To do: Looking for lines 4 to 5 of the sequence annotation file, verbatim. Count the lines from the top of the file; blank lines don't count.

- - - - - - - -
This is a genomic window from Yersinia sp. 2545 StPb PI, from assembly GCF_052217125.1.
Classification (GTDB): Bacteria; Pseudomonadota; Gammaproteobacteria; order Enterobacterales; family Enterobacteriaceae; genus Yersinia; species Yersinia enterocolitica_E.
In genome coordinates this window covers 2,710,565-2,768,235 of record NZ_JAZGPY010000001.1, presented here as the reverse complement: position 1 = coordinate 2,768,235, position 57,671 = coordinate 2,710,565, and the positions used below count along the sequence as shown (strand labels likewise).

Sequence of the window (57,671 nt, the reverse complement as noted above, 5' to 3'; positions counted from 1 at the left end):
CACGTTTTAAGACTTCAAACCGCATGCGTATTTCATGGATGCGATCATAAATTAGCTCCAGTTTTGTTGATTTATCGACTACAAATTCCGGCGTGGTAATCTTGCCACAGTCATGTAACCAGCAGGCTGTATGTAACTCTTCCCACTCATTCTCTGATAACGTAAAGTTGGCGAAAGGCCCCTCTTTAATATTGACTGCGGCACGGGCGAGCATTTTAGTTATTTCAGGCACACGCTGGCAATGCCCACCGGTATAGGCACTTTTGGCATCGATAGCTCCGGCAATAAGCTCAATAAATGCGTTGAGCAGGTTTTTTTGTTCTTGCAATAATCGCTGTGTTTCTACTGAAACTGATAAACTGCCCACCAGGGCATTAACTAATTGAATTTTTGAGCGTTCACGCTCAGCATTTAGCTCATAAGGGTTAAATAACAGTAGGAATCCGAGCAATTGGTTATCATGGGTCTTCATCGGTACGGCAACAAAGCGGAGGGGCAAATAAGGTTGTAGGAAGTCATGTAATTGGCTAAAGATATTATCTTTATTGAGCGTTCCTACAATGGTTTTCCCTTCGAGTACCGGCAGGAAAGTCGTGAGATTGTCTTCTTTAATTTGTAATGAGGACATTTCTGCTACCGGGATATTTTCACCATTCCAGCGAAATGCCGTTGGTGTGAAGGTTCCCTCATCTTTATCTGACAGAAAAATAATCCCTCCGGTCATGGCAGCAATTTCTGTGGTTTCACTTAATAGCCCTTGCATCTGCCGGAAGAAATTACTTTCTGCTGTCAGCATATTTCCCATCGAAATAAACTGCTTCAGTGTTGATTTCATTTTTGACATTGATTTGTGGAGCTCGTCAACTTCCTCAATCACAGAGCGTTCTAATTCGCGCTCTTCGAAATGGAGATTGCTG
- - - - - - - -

Sequence of the window (57,671 nt, the reverse complement as noted above, 5' to 3'; positions counted from 1 at the left end):
CACGTTTTAAGACTTCAAACCGCATGCGTATTTCATGGATGCGATCATAAATTAGCTCCAGTTTTGTTGATTTATCGACTACAAATTCCGGCGTGGTAATCTTGCCACAGTCATGTAACCAGCAGGCTGTATGTAACTCTTCCCACTCATTCTCTGATAACGTAAAGTTGGCGAAAGGCCCCTCTTTAATATTGACTGCGGCACGGGCGAGCATTTTAGTTATTTCAGGCACACGCTGGCAATGCCCACCGGTATAGGCACTTTTGGCATCGATAGCTCCGGCAATAAGCTCAATAAATGCGTTGAGCAGGTTTTTTTGTTCTTGCAATAATCGCTGTGTTTCTACTGAAACTGATAAACTGCCCACCAGGGCATTAACTAATTGAATTTTTGAGCGTTCACGCTCAGCATTTAGCTCATAAGGGTTAAATAACAGTAGGAATCCGAGCAATTGGTTATCATGGGTCTTCATCGGTACGGCAACAAAGCGGAGGGGCAAATAAGGTTGTAGGAAGTCATGTAATTGGCTAAAGATATTATCTTTATTGAGCGTTCCTACAATGGTTTTCCCTTCGAGTACCGGCAGGAAAGTCGTGAGATTGTCTTCTTTAATTTGTAATGAGGACATTTCTGCTACCGGGATATTTTCACCATTCCAGCGAAATGCCGTTGGTGTGAAGGTTCCCTCATCTTTATCTGACAGAAAAATAATCCCTCCGGTCATGGCAGCAATTTCTGTGGTTTCACTTAATAGCCCTTGCATCTGCCGGAAGAAATTACTTTCTGCTGTCAGCATATTTCCCATCGAAATAAACTGCTTCAGTGTTGATTTCATTTTTGACATTGATTTGTGGAGCTCGTCAACTTCCTCAATCACAGAGCGTTCTAATTCGCGCTCTTCGAAATGGAGATTGCTG